Movie Review: Adrift

Adrift is a romance drama and survival thriller, based on a true story about a young seafaring couple, who faced one of the most catastrophic hurricanes in recorded history. The deep sea misadventure stars up-and-coming young talents, Shailene Woodley and Sam Claflin, floating somewhere between the perilous All is Lost with Robert Redford and rose-tinted The Mountain Between Us, starring Idris Elba and Kate Winslet.

Life of Pi, White Squall, A Perfect Storm, All is Lost, Unbroken, Titanic, The Poseidon Adventure… it’s no secret, Hollywood has a fascination with deep sea survival adventures. Man against the elements, the triumph of the human spirit, overcoming death and surviving against the odds… pitting man against nature is an epic and grueling tale worth repeating. The ocean represents emotion, adversity and change, which makes survival stories compelling, inspiring and even empowering. 

Adrift is directed by Baltasar Kormákur, best known for 2 Guns, Everest, The Deep and Contraband. While typically geared towards action films, Kormákur plows back into his experience of shooting The Deep, another deep sea survival drama. Born in Iceland, Baltasar Kormákur’s name makes him sound like a rugged adventurer and he even looks like one. While hardy and tending towards male-led actioners, Kormákur doesn’t stand in the way of Adrift’s strong feminine edge. Adrift also has a Nicholas Sparks type energy, which is coaxed out by the screenplay’s deep-set romantic element and star pairing.

 “I am sailing, I am sailing… no Rod Stewart, not now!”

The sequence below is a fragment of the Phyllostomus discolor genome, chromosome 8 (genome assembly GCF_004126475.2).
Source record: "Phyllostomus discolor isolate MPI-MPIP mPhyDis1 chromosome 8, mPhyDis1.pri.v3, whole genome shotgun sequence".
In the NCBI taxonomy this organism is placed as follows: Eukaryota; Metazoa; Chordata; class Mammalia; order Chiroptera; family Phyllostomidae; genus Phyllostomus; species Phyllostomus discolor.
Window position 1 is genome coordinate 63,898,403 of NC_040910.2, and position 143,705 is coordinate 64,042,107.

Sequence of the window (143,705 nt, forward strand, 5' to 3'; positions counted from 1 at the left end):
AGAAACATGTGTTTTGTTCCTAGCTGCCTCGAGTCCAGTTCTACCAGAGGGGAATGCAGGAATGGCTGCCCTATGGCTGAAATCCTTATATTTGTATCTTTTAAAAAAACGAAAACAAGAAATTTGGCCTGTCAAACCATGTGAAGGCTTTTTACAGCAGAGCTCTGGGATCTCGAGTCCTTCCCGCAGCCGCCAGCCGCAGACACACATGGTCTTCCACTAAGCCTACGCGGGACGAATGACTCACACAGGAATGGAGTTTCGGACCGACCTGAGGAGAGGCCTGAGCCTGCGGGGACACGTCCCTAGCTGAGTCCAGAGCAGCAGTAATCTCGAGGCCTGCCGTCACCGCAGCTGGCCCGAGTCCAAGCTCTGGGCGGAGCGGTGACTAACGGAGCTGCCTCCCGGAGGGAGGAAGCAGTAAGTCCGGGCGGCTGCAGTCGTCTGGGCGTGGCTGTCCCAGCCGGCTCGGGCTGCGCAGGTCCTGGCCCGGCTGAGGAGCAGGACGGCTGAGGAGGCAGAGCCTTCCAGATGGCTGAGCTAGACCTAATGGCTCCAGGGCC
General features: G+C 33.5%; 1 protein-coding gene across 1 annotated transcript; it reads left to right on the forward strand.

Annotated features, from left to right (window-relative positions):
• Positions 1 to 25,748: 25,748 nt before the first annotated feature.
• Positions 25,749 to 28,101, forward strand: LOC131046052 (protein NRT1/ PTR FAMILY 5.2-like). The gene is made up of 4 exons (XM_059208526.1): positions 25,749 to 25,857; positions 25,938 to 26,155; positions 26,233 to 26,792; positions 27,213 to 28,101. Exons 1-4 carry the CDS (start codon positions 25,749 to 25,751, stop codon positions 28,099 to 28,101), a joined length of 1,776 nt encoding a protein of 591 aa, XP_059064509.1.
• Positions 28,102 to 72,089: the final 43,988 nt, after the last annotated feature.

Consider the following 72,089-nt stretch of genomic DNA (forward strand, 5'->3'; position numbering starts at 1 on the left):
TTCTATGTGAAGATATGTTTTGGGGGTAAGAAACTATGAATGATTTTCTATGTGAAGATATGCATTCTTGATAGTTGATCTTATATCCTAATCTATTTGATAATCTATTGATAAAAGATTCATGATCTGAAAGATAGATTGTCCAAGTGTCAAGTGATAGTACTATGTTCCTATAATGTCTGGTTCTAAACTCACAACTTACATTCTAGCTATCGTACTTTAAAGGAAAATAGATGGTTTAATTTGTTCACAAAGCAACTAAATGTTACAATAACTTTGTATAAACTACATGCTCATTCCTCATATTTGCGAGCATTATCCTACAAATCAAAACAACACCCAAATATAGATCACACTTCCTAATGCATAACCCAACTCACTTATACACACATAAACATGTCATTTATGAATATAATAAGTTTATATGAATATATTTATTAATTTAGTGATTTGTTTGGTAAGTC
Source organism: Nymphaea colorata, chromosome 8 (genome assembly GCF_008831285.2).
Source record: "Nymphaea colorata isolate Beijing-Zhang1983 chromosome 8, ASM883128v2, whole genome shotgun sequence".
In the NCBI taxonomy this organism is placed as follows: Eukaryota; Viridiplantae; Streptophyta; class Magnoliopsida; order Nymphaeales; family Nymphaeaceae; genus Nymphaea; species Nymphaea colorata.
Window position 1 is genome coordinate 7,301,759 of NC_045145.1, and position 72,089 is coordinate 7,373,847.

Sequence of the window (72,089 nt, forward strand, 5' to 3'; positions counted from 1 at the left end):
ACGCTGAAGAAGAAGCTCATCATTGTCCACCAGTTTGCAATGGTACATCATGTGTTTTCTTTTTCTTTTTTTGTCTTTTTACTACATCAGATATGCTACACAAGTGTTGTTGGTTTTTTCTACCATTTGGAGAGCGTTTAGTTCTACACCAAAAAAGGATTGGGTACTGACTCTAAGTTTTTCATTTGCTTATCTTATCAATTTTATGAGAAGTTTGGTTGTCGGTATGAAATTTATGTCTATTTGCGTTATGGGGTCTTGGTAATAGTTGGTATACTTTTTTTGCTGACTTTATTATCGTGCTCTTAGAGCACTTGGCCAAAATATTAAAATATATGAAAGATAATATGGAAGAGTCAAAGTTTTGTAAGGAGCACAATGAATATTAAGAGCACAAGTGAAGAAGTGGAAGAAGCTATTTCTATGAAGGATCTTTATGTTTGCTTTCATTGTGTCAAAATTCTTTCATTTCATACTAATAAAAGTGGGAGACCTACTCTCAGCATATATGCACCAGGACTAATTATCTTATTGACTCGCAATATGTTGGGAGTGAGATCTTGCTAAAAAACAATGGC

Woodley is a fine young actress, best known for her lead roles in the Divergent series and The Fault in our Stars. A plucky girl-next-door type actress, she’s found a showcase performance in Adrift, which plays to her strengths and allows her to take charge. As producer, you get the impression that Woodley is using this particular lead role to demonstrate her commitment to the craft and full range of abilities. She shares the screen with the handsome Claflin, who is also a star on the rise, known for Me Before You and The Hunger Games. Enjoying good chemistry, it’s a sweet gypsy romance between two restless souls in a nomadic young woman and a rugged, rambling skipper.

Adrift enjoys a well-balanced mix of genres, creating wonderful contrasts between bleak survival drama and the summery optimism of a budding romance. The film starts in the deep end, paralleling the dire present situation with flashbacks, explaining how the characters came to be adrift at sea and the events and relationships leading up to that fateful moment. While Adrift navigates some well-worn paths, it’s largely held together and compelled by Woodley’s solid performance ably steering the film through its emotional tides.

There have been a number of survival dramas of late, but few have played the romance card as expertly, making Adrift seem like a mature and engaging Nicholas Sparks adaptation. This is a powerfully acted drama, an inspiring true story and a well-balanced film that glides through the water with relative ease. While the survival adventure tropes make it seem decidedly familiar, it’s empowered by a fresh angle, a touching romantic tone and a strong lead performance from Woodley.

The bottom line: Spirited

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